Contributed by Bob Kozickie, Technical Sales Support Manager
The criteria for removing alloy chain from service includes excessive wear, elongation, nicks and gouges, and bent links but one additional consideration is exposure to excessive heat. Manufacturers’ recommendations are to remove alloy chain from service due to excessive high heat exposure. A major indicator of this exposure is a visible discoloring of the steel to a variety of blue hues progressing eventually to a grey or dark grey color. Once the alloy chain has transformed into these stages, removal may be necessary based on the application.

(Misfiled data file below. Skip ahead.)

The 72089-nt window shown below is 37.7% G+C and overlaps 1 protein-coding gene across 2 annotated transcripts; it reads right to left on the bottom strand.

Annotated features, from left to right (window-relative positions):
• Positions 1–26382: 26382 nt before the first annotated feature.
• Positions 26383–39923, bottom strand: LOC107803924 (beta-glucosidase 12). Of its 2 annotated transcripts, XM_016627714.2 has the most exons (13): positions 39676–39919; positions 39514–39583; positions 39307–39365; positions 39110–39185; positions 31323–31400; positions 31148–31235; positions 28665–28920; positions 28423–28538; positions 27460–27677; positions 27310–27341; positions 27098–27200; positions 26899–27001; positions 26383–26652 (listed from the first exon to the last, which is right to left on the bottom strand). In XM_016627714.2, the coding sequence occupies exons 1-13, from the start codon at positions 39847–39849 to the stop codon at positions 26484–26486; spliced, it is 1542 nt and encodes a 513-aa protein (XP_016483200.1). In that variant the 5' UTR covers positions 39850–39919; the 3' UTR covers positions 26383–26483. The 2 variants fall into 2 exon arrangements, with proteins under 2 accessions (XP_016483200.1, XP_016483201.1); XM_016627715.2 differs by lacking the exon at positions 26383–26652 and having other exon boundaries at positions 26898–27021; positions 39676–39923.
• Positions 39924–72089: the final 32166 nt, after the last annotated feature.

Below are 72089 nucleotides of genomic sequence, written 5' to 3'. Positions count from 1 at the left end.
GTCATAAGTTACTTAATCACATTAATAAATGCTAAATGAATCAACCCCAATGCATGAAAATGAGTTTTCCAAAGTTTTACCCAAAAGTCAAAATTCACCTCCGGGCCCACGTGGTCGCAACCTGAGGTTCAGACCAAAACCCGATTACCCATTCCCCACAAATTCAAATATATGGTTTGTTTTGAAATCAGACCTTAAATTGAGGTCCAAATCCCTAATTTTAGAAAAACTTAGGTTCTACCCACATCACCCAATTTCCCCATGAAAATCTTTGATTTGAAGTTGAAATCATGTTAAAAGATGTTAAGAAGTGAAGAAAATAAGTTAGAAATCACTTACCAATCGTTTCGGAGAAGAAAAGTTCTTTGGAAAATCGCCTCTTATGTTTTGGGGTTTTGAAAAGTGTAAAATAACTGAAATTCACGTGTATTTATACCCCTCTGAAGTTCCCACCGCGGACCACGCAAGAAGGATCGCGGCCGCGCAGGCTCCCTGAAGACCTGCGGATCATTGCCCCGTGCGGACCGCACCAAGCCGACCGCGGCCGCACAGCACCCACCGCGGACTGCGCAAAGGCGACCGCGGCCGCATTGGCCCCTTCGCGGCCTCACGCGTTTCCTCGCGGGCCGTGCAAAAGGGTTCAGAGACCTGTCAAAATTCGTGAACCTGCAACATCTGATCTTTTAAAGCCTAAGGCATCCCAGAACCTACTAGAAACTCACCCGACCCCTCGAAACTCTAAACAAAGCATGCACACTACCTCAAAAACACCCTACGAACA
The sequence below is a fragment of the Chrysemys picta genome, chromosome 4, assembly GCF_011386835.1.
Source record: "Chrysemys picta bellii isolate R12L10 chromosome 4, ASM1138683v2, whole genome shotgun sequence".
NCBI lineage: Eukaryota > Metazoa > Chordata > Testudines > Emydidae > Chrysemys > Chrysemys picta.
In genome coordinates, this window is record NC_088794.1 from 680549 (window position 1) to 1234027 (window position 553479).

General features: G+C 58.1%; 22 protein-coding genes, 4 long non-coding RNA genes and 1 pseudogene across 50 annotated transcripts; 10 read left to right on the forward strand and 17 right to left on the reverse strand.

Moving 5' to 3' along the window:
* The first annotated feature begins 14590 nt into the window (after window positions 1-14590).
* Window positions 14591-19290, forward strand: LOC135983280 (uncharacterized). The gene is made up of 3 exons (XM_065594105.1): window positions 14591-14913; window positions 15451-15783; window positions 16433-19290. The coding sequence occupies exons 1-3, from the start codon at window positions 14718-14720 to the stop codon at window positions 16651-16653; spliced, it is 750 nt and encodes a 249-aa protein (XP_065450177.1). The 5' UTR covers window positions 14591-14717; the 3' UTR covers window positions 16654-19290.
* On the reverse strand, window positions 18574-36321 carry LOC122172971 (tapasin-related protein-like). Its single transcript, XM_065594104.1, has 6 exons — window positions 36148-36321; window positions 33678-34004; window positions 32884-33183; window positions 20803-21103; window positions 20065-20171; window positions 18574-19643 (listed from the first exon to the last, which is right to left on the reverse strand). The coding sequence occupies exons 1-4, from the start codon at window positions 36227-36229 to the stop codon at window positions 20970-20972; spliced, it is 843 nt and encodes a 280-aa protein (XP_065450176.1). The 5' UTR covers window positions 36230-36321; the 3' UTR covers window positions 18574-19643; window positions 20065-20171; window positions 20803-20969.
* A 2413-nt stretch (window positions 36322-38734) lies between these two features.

OSHA, ASME, NACM, and manufacturers’ recommendations are all in agreement that alloy chain is required to be removed from service once the chain has been exposed to temperatures in excess of 1000° F. There is further agreement, in a published chain heat exposure chart, which shows that alloy chain must be used at a reduced working load limit while at temperatures between 400° and 1000° F. There is also a permanent reduction in capacity which must be applied to the chain for the remainder of the service life of the chain based on the exposure temperature.
The technical explanation is the fact that alloy chain will begin bluing at varying shades between 560° and 790° F. The bluing is an indication that the chain has seen excessive heat but maybe not have exceed